In terms of holding down that proverbial spring, do you think people are waiting for someone to be the first or will people go out in a rush?

That depends on the person. Honestly, I fear for the American consumer because I think we’re all going to experience a lot of stress and a lot of anxiety. This pandemic has really put the consumer in a lose-lose situation.

We so badly want to get paid; we want to feel normal; we want to support the economy; we don’t want our local businesses to fail. But on the other hand, we don’t want to die. We don’t want our parents to die. I don’t have a short answer for what people are supposed to do or how people are going to respond to it.

When people talk about the mental health crisis that people anticipate will come in the wake of COVID, this conflict offers a very valid reason to be concerned. Pre-COVID, it was stressful to be a consumer in the world. COVID now layers on top of that stress an unprecedented level “goal conflict” – wherein it’s just really tough for people to know what they are “supposed” to be doing.

I think when they open up Broadway and all the Honky Tonks, it’s going to be packed.

That’s an interesting point about the stress of being a consumer right now. There is anxiety around going to the grocery, putting fuel in your car, or going to the pharmacy. How does the stress factor in? 

Regardless of our individual risk preferences, it’s going to be hard for all of us to go back to normal in some ways. The examples you gave are perfect – these basic things are going to feel scary for a while. But the tough part is, we’re so desperate to go back to normal, they’re going to feel scary….until they don’t. Then when they stop feeling scary, all bets are kind of off with respect to our willingness to take on all kinds of new activities, like going out in big groups or not washing our hands diligently or not taking some hand sanitizer with us.

Knowing how badly people want to feel normal, it’s scary to me to think about how quickly the wheels could come off the bus here with respect to all the behaviors we’ve been working so hard to put in place.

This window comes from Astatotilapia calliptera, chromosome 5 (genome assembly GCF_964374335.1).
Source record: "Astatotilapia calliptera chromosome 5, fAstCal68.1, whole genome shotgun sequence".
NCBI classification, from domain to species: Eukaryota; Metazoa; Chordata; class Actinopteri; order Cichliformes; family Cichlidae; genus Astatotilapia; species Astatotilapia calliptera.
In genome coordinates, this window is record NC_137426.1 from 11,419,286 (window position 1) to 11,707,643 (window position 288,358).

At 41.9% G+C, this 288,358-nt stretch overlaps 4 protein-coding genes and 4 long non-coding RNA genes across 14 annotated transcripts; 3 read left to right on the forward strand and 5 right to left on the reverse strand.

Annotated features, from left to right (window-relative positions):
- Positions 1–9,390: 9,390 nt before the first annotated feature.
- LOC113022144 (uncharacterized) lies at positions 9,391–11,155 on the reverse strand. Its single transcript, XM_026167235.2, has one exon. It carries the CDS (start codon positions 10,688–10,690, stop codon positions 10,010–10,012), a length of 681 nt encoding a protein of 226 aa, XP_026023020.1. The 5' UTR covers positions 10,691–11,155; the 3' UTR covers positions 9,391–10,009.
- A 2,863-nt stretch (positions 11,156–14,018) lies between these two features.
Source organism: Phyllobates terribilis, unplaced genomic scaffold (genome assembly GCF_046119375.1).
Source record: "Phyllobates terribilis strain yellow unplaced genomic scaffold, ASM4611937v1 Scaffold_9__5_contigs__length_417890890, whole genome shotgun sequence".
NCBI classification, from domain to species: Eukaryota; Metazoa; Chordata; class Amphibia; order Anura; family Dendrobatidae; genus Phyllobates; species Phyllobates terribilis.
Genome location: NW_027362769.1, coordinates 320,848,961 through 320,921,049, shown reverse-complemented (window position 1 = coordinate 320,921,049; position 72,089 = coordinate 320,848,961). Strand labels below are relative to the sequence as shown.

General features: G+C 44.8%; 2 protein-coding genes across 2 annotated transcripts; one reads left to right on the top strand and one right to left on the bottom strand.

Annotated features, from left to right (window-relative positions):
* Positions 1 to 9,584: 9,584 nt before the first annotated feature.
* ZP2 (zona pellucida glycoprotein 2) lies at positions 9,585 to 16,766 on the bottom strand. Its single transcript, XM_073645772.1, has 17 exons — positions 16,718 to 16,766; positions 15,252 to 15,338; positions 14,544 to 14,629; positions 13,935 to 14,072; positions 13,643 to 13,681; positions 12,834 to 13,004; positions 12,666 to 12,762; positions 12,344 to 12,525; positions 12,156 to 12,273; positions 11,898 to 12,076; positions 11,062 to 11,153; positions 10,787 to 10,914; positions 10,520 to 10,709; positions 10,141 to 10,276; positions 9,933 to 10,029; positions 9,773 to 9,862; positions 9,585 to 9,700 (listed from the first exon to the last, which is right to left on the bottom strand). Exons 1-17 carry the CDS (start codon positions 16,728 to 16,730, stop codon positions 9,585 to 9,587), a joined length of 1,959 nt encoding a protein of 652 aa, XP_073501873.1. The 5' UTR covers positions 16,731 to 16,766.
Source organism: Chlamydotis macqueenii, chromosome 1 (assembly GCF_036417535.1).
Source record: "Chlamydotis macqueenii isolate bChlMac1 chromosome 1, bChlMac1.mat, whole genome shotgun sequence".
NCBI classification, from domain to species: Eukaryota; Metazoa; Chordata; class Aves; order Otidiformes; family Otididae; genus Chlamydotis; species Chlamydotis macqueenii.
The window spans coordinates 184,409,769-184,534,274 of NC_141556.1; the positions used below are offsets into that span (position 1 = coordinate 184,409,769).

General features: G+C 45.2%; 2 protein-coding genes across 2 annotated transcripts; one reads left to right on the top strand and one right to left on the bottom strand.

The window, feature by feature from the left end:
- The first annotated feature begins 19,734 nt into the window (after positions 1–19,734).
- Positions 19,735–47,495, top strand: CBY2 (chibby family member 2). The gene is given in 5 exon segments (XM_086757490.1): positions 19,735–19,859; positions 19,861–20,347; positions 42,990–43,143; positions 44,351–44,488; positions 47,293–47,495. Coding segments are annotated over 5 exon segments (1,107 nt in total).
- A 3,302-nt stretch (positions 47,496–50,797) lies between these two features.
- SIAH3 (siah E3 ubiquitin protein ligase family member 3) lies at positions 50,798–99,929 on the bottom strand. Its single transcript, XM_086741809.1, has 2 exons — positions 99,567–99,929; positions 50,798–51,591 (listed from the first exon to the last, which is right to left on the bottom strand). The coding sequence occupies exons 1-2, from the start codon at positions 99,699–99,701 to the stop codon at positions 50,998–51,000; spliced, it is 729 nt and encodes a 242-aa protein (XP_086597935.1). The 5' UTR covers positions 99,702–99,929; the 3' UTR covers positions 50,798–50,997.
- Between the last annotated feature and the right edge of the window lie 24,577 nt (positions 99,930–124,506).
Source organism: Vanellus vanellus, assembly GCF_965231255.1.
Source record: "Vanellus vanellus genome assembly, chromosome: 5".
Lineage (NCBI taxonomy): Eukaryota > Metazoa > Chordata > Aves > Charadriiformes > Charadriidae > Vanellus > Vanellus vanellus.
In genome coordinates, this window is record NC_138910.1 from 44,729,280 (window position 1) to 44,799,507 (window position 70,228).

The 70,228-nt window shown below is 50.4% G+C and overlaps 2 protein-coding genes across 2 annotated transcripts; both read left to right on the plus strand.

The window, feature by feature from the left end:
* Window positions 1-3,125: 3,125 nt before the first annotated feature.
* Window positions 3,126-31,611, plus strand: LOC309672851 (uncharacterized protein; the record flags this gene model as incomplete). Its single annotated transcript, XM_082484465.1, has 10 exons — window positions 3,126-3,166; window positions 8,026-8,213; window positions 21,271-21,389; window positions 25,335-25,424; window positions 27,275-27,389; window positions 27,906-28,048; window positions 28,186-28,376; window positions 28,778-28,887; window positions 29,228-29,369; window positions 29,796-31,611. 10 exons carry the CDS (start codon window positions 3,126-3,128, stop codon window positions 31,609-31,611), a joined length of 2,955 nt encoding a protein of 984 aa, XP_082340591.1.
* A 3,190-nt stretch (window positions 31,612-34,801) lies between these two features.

Keeping the wheels on the bus – aka the rate of infection down means depending on people’s decision-making in response to conflict?

Exerting self-control is hard in any individual instance. If your whole day is just a series of events that require you to “do the right thing” and “do the hard thing” over and over again, your day is exhausting. There’s plenty of research in psychology that shows people just can’t keep that going.

What’s interesting is actually having these [stay at home] restrictions take the self-control piece out of it, because we can’t do it, right? We don’t have to make a choice because certain things aren’t available.

When people have to make a tradeoff between concerns about health, and concerns about supporting the economy — both of which are important things — those choices are very depleting. When we deplete our central resource for self-control – what’s called ‘ego depletion’ — it just gets harder and harder over time to make those “right” choices. What you’ll see is people backsliding and doing the easy thing, even if it’s not always in their best interest.

What’s important to keep in mind is here, in America, we love the idea of being independent. We love the idea of making our own choices. There’s a lot of great things about that, but the downside is making those choices and being independent is quite difficult when we’re facing these really meaningful goal conflicts.